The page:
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Therapeutic Beadwork

Ellen Long, a Success Story

The ultimate compliment for putting together step-by-step illustrated lessons was experienced in fall 2005 at the Bead Renaissance Show in Denver.

Ellen with Maria at Rypan Designs, Bead Renaissance, Denver, 2005.

I was stunned when a radiant, gorgeous lady wearing ‘Peacock Net’, her own interpretation of one of the lessons in my Netted Mesh Collar book, came to my display table to thank me profusely for “saving her life”. She was so overcome with emotion, she had everyone asking… What was she talking about? How could this be? What did Maria have to do with it?


Ellen, a graphic arts teacher from Colorado, was shocked to find her numbness on the left side diagnosed as MS. She was determined to combat it. Luckily, her doctor first suggested she take up beadstringing to help rebuild the paths in her brain. To further challenge her, he suggested beadweaving, which is more mathematical.

We have to thank Sharon Ostrander, a mutual acquaintance, who had my instruction books. Once an appropriate netted project was selected, she taught Ellen how to follow the pattern instructions. Her first piece was a 2-color Net with an ‘X’ in royal blue and white. She kept on beading this style in MANY sizes, types of beads and colors to keep the therapy going. Her numbness disappeared. Her tin full of 2-Color ‘X” necklaces and variations speaks volumes about her determination, creativity and color sense.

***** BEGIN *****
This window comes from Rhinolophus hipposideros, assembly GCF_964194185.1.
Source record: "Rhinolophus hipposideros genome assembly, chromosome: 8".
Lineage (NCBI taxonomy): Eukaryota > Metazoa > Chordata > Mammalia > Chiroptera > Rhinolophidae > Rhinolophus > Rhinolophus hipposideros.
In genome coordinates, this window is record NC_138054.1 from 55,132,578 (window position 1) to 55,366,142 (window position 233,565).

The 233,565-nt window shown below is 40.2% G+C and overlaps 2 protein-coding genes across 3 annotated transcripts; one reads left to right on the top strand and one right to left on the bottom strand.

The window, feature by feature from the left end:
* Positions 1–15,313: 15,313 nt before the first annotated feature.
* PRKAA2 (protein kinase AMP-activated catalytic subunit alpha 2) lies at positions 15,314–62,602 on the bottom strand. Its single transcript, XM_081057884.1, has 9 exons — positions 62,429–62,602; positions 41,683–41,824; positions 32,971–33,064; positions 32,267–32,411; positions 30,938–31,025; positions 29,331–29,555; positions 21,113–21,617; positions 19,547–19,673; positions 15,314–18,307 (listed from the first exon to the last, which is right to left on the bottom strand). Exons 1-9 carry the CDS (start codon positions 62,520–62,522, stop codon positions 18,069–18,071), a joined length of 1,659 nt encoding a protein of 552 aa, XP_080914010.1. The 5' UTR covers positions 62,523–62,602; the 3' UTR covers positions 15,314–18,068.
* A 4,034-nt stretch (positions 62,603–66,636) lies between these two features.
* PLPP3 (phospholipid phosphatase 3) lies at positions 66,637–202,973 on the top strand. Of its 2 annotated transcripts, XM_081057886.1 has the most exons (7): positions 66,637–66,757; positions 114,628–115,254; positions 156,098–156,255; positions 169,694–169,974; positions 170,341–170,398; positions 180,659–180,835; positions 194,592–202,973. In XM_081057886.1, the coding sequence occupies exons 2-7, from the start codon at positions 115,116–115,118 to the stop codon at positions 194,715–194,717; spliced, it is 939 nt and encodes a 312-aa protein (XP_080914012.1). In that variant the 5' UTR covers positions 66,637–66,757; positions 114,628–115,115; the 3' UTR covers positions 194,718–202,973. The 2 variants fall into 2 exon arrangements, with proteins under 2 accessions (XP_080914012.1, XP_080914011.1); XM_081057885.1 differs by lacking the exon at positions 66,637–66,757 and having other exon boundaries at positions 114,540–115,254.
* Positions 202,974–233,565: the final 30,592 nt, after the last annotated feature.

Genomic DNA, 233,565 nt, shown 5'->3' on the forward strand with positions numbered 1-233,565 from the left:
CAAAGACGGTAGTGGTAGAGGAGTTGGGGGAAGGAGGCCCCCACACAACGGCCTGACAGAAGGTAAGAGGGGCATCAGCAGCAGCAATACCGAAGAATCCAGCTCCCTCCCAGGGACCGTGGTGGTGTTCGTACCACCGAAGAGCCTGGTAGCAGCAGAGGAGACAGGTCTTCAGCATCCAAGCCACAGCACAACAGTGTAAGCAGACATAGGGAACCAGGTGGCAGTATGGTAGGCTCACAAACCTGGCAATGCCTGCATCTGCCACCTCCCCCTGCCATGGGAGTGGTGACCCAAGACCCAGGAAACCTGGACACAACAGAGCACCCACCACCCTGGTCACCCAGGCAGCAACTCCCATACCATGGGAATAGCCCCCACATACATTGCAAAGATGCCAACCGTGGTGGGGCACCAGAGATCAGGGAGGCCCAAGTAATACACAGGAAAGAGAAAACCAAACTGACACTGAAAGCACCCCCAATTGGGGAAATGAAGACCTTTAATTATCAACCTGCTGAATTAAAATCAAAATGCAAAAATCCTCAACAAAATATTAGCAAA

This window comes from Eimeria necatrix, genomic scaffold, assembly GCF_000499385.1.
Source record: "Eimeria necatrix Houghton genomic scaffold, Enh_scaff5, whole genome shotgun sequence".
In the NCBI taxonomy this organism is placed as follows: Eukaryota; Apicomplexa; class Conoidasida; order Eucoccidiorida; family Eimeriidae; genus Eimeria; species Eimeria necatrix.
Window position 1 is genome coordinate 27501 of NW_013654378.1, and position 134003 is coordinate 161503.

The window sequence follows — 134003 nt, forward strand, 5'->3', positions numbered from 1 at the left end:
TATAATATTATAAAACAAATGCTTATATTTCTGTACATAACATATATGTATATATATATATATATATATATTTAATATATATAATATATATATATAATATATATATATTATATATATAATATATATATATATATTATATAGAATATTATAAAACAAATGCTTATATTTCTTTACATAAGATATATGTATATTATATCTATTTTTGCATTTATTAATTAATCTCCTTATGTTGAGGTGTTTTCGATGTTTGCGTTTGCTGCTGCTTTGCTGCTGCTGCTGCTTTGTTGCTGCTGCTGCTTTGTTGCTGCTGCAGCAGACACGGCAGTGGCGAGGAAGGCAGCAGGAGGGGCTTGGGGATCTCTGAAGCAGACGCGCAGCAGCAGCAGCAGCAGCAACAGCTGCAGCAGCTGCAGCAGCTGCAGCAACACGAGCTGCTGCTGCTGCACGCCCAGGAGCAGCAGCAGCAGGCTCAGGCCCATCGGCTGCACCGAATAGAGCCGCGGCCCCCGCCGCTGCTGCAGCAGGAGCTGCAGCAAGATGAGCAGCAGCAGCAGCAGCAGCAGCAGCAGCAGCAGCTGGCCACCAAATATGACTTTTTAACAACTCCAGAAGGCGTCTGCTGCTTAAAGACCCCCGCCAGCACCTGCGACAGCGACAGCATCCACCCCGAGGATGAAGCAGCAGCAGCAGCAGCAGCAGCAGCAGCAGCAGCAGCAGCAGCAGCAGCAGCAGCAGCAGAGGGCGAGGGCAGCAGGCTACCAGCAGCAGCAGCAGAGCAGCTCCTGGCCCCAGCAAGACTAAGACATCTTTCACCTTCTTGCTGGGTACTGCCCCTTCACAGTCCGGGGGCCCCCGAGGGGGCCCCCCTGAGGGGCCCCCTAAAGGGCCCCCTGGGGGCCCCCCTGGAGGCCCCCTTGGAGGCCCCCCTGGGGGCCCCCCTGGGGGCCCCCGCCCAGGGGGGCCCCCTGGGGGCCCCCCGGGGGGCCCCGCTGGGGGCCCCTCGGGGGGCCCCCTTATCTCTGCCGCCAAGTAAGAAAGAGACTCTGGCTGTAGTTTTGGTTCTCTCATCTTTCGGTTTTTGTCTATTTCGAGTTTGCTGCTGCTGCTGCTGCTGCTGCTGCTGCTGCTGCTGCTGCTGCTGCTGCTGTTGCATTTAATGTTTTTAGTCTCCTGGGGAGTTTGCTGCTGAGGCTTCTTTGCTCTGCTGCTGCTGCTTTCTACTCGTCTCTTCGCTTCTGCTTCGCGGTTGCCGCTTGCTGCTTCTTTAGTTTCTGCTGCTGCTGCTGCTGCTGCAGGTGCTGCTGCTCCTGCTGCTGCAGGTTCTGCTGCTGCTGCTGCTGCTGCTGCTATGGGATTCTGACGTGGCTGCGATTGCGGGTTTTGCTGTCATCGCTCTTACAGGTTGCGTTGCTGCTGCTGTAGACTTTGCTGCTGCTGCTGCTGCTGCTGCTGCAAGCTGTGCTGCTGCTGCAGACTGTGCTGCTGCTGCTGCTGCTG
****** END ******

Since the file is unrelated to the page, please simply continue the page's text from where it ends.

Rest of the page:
Ellen Long’s first “Net with an ‘X’”

Tin full of Ellen’s netted variations being shared with show attendee.
Ellen has since tried many other beadweaving styles. Her Peacock Net, featured in the Student’s Gallery, is a variation of another style in the Netted Mesh Collar#1 book.

Best wishes to Ellen and everyone who has taken up beading as a therapeutic activity. What other activity could keep the fingers nimble, the mind sharp and still yield such gorgeous results?

Ellen Long’s “Peacock Net”


South African Success Story

Dorothy wrote in response to Elllen’s story:

“I teach beading in a small rural town near Cape Town, South Africa and have also found that beading has been therapeutic.

I have a pupil who has MS who joined a class I ran at our local school last year. She was very depressed and was struggling with weakness in one arm. Her neighbour had just lost her husband and was also feeling very low. The two of them have been coming to beading every week for a year now and have been transformed. The MS sufferer is making beautiful jewellery that she sells to make a little pin money and is even coping with wirework.

Beading changed my life too. I'm a widow and enrolled in a course in May 2004. I soon became a bead addict and when I was asked to volunteer at the school last year, I decided to give teaching a try. Since then, what started off as a hobby has become a full blown business with regular classes given in the bead shop that I now own and run in our town.

Best wishes from our sunny South Africa.”

Dorothy Wodrich
The Fat Green Frog Beading Experience
Riebeek West, South Africa

Happy beading,

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